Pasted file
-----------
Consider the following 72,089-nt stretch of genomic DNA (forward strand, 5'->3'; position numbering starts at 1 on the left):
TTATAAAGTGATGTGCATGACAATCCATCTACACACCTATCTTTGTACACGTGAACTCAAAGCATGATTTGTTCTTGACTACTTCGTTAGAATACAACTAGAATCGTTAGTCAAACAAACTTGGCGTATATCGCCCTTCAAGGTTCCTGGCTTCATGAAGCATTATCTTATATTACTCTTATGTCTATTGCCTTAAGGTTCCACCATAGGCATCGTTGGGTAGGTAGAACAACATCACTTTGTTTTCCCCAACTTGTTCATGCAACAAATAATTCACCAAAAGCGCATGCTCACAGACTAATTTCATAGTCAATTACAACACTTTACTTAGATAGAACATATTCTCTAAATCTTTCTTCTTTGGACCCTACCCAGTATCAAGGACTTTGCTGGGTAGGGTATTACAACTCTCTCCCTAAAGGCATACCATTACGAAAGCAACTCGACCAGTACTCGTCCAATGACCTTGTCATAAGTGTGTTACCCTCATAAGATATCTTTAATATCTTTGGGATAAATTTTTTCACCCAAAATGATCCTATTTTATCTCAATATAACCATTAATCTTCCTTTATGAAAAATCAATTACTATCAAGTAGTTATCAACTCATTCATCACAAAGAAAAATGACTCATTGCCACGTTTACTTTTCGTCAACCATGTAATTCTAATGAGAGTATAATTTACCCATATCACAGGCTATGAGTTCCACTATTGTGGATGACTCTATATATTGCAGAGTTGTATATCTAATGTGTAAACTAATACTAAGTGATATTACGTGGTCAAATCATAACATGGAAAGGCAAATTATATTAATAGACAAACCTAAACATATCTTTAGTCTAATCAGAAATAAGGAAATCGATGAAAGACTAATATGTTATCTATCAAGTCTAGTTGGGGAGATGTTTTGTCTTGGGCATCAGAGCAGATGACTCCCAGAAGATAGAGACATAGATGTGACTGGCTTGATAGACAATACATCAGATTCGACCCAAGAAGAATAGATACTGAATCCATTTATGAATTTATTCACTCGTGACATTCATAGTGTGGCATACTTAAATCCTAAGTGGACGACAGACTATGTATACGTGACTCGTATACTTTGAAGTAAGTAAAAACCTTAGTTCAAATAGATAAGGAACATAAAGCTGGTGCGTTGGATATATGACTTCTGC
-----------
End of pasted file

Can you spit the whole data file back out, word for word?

Consider the following 72,089-nt stretch of genomic DNA (forward strand, 5'->3'; position numbering starts at 1 on the left):
TTATAAAGTGATGTGCATGACAATCCATCTACACACCTATCTTTGTACACGTGAACTCAAAGCATGATTTGTTCTTGACTACTTCGTTAGAATACAACTAGAATCGTTAGTCAAACAAACTTGGCGTATATCGCCCTTCAAGGTTCCTGGCTTCATGAAGCATTATCTTATATTACTCTTATGTCTATTGCCTTAAGGTTCCACCATAGGCATCGTTGGGTAGGTAGAACAACATCACTTTGTTTTCCCCAACTTGTTCATGCAACAAATAATTCACCAAAAGCGCATGCTCACAGACTAATTTCATAGTCAATTACAACACTTTACTTAGATAGAACATATTCTCTAAATCTTTCTTCTTTGGACCCTACCCAGTATCAAGGACTTTGCTGGGTAGGGTATTACAACTCTCTCCCTAAAGGCATACCATTACGAAAGCAACTCGACCAGTACTCGTCCAATGACCTTGTCATAAGTGTGTTACCCTCATAAGATATCTTTAATATCTTTGGGATAAATTTTTTCACCCAAAATGATCCTATTTTATCTCAATATAACCATTAATCTTCCTTTATGAAAAATCAATTACTATCAAGTAGTTATCAACTCATTCATCACAAAGAAAAATGACTCATTGCCACGTTTACTTTTCGTCAACCATGTAATTCTAATGAGAGTATAATTTACCCATATCACAGGCTATGAGTTCCACTATTGTGGATGACTCTATATATTGCAGAGTTGTATATCTAATGTGTAAACTAATACTAAGTGATATTACGTGGTCAAATCATAACATGGAAAGGCAAATTATATTAATAGACAAACCTAAACATATCTTTAGTCTAATCAGAAATAAGGAAATCGATGAAAGACTAATATGTTATCTATCAAGTCTAGTTGGGGAGATGTTTTGTCTTGGGCATCAGAGCAGATGACTCCCAGAAGATAGAGACATAGATGTGACTGGCTTGATAGACAATACATCAGATTCGACCCAAGAAGAATAGATACTGAATCCATTTATGAATTTATTCACTCGTGACATTCATAGTGTGGCATACTTAAATCCTAAGTGGACGACAGACTATGTATACGTGACTCGTATACTTTGAAGTAAGTAAAAACCTTAGTTCAAATAGATAAGGAACATAAAGCTGGTGCGTTGGATATATGACTTCTGC